Astronomers have discovered a huge new structure in the Milky Way, which surprised them a lot

Astronomers have discovered a huge new structure in the Milky Way, which surprised them a lot
Astronomers have discovered a huge new structure in the Milky Way, which surprised them a lot

When you are swimming in a large body of water, it is not easy to calculate its volume or locate distant floating objects. The same is true for our galaxy.

From our position inside the Milky Way, much about its size, content and three-dimensional structure is very difficult to understand. Much escapes us or cannot be calculated, but despite this, from time to time there are discoveries that make us think: “How the hell did we miss this ?!

A recently discovered structure called Cat's Tail is just such a miracle. It is a long swirl of gas that is so large that astronomers are unsure if it could be part of a galactic spiral arm that we have not yet noticed.

Even if it is not a sign of an uncharted spiral arm, Cat's Tail may be the largest filament of gas in our galaxy discovered to date. It is described in an article accepted for publication in The Astrophysical Journal Letters and available on the arXiv preprint server.

The structure "appears to be the most distant and largest giant filament in the galaxy so far," wrote a group of astronomers from Nanjing University in China.

"The question of how such a huge stream forms at the most distant point in the galaxy remains open. Alternatively, the Cat's Tail could be part of a new arm … although it is perplexing that the structure does not completely follow the curvature of the galactic disk."

There are several reasons why it is difficult to map the Milky Way in three dimensions. One of them is that it is very difficult to determine the distance to space objects. Another reason is that there are so many things there, so it can be difficult to know if something is a significant cluster or just a random aggregate scattered along the line of sight.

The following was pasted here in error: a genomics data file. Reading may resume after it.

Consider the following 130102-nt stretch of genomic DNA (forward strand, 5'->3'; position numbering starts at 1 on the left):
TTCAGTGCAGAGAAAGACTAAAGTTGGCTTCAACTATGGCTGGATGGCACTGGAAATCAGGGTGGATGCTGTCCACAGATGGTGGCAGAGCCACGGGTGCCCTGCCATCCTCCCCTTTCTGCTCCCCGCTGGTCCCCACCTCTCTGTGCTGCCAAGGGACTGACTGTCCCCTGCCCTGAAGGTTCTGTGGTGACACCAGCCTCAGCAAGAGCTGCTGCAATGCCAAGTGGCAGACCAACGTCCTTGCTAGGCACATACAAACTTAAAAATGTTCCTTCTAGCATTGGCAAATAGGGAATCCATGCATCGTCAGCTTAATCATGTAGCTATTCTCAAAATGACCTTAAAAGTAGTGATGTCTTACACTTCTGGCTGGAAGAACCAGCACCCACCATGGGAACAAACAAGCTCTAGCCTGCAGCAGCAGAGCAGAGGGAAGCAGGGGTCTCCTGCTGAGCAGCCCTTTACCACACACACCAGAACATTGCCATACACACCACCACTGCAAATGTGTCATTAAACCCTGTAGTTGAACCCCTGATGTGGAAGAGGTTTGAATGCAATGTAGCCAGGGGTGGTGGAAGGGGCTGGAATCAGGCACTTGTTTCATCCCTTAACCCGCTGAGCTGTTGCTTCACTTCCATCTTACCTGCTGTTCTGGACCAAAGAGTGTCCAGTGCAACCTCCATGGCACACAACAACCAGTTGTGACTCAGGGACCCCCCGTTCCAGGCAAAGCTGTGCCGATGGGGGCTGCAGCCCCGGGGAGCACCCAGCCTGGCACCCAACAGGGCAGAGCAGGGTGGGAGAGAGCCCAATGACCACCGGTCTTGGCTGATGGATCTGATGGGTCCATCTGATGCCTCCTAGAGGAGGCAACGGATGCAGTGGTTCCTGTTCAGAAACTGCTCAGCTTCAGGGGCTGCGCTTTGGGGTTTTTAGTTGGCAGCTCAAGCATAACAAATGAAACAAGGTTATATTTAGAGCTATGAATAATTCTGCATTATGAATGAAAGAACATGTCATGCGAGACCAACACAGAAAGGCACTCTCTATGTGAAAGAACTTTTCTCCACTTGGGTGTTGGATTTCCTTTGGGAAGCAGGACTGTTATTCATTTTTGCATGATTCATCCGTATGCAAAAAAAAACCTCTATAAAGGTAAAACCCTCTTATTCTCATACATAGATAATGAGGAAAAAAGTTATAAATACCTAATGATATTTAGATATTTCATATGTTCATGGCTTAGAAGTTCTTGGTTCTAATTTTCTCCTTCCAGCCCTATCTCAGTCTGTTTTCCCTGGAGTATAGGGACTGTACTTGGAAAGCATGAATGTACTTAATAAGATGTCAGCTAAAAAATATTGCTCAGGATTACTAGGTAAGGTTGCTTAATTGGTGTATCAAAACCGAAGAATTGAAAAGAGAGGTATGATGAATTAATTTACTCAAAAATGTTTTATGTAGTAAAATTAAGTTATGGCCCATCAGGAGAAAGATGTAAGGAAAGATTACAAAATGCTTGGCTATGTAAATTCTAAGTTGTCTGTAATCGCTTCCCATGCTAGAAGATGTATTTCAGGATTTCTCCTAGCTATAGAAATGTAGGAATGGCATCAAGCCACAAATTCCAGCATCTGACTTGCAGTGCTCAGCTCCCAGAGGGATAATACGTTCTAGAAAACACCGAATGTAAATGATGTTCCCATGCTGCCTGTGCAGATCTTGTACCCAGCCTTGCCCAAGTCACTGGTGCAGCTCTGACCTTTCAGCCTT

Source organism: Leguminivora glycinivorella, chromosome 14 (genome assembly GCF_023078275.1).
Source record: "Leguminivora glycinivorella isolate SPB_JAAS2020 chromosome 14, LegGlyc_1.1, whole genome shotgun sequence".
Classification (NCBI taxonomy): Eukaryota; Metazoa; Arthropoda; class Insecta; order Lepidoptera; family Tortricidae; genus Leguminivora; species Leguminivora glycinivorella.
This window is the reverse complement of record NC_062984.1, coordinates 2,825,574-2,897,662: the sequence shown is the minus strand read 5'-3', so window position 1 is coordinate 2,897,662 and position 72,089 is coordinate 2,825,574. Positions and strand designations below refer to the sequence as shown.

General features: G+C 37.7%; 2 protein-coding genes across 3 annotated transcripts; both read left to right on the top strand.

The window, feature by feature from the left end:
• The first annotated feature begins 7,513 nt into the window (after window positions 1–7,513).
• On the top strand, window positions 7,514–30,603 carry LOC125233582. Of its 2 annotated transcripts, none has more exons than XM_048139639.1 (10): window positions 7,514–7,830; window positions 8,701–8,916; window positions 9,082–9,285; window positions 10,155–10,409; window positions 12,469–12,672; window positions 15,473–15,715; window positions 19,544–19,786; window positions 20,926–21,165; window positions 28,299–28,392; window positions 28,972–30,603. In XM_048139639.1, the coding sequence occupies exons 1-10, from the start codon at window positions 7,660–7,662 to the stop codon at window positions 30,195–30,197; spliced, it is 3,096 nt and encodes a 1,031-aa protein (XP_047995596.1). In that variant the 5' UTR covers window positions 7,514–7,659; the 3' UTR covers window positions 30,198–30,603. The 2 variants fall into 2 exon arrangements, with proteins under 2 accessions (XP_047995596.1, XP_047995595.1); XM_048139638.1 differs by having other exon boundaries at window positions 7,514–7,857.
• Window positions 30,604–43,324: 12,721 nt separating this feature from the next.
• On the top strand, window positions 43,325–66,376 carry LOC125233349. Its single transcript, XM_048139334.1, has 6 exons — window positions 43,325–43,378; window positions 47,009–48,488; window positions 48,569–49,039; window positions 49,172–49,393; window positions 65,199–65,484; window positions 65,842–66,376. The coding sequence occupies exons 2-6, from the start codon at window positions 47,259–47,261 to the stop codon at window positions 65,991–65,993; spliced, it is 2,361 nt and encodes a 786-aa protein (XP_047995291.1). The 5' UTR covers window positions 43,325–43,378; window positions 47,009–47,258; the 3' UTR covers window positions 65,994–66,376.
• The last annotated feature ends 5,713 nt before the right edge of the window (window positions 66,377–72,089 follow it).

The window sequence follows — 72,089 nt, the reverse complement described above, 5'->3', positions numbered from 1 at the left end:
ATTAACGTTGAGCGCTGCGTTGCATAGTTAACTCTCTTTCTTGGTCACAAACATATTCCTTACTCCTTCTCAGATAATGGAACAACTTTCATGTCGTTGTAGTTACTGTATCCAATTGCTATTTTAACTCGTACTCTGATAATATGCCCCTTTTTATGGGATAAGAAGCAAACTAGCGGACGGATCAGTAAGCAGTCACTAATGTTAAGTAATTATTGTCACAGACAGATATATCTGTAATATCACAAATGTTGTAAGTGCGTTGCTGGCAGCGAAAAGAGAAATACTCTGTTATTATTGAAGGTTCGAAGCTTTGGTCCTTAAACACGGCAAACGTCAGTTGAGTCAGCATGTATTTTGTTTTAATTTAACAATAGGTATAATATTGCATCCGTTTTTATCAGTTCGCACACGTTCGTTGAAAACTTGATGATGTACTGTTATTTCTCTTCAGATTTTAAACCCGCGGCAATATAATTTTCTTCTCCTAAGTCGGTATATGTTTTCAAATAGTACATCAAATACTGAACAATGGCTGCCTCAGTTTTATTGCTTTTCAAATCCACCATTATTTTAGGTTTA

To identify the Cat's Tail, a team led by astronomer Chong Li of Nanjing University used a huge 500-meter aperture spherical radio telescope (FAST) to search for clouds of neutral atomic hydrogen (HI). Such clouds are usually found in the spiral arms of galaxies like ours; By examining the subtle differences in the light of hydrogen, one can map the number and location of the arms of the Milky Way from the inside.

In August 2019, researchers used FAST to search for HI radio emissions, and their findings revealed what appeared to be a large structure. When they calculated the speed of this structure, they got a surprise: its speed corresponded to the distance of about 71,750 light years from the galactic center - the outer regions of the galaxy.

This distance - farther than all known spiral arms in this region of the galaxy - means the structure is absolutely enormous, about 3,590 light years long and 675 light years wide, according to FAST data.

But when the researchers combined their findings with data from the all-galactic survey of HI4PI, they found that it could be even larger - about 16,300 light years in length.

This makes it even more colossal than the gaseous structure known as the Gould Belt, which was recently found to be 9,000 light years long.

The cat's tail raises some interesting questions. Most filaments of gas originate much closer to the galactic center and are associated with spiral arms.If it is a filament, then it is unclear how the Cat's Tail could have formed and stayed outside the known spiral arms of the Milky Way.

On the other hand, if it is a spiral arm, then this is also unusual. The galactic disk of the Milky Way is wobbling and deformed as a result of an old encounter with another galaxy. However, the shape of the Cat's Tail does not fully match this curvature, which it should be if it is a spiral sleeve.

Even if this discovery weren't exciting, these features indicate that we might want to take a closer look at this amazing structure.

"While these questions remain open with existing data," the researchers write, "observations provide a fresh look at our understanding of galactic structure."

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